Poem by Ariel Francisco (Dominican Republic/ Guatemala/ USA)
Published in The Ofi Press issue 46
WHEN LIFE GIVES YOU LEMONS
Sell them on the corner of 135th and Douglas
in green netted sacks for ten dollars a dozen,
hold them in each hand like heavy boleadoras.
Learn to hate the rain, the way it sends you
to cover under the bus stop like a grounded
child damned to his room, each drop a lost sale.
Learn to hate the green lights that urge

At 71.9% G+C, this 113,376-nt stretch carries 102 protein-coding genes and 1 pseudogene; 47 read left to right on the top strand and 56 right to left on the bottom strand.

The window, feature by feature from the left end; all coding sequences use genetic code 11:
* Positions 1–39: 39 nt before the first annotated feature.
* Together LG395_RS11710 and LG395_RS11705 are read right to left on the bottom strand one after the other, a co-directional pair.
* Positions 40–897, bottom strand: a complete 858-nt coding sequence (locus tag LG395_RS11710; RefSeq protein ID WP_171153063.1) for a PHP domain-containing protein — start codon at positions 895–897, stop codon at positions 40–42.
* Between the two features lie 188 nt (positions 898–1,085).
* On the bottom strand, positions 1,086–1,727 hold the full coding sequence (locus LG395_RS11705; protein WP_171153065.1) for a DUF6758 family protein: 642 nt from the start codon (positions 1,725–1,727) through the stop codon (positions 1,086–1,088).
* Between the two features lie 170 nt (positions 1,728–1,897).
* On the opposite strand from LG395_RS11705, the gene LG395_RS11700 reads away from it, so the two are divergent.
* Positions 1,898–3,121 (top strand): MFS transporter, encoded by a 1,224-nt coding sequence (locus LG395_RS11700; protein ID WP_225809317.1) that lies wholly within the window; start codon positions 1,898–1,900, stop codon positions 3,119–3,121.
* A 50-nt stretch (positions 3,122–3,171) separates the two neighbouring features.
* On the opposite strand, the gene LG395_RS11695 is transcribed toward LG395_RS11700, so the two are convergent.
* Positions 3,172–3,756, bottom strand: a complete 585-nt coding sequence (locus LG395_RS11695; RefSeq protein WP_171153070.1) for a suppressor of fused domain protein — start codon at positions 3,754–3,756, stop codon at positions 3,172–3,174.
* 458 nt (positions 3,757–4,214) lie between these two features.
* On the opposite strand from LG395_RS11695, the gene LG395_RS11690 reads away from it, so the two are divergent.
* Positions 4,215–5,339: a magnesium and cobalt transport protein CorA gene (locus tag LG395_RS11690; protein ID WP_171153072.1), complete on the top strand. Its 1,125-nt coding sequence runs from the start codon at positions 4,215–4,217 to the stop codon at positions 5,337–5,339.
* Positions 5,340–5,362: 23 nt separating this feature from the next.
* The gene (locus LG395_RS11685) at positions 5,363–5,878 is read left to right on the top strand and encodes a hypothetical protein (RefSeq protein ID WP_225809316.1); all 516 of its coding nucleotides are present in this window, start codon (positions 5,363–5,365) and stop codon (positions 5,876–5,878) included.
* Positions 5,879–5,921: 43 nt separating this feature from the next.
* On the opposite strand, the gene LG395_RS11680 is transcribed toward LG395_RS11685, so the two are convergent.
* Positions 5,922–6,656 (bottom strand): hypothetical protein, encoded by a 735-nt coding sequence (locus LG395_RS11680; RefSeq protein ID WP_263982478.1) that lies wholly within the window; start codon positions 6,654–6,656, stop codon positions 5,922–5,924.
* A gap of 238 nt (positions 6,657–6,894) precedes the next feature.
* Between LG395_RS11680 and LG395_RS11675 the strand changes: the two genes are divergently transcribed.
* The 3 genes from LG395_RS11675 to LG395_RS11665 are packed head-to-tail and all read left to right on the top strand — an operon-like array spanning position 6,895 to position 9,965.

drivers to pass you by without a second glance.
Learn to hate even the thought of lemonade
as you sweat and sweat in the bowels of summer
under the relentless sun you’ve learned to hate
so well, the way it leans its tremendous weight
all day long into the back of your neck.
Ariel Francisco is a Dominican-Guatemalan-American poet born in the Bronx, New York, and raised in Florida. He is currently completing his MFA at Florida International University where he is also the assistant editor of Gulf Stream Literary Magazine. His poems have appeared in The Boiler Journal, Portland Review, Tupelo Quarterly, Washington Square, and elsewhere.
Image: "Sweat or rain?" by Kullez.
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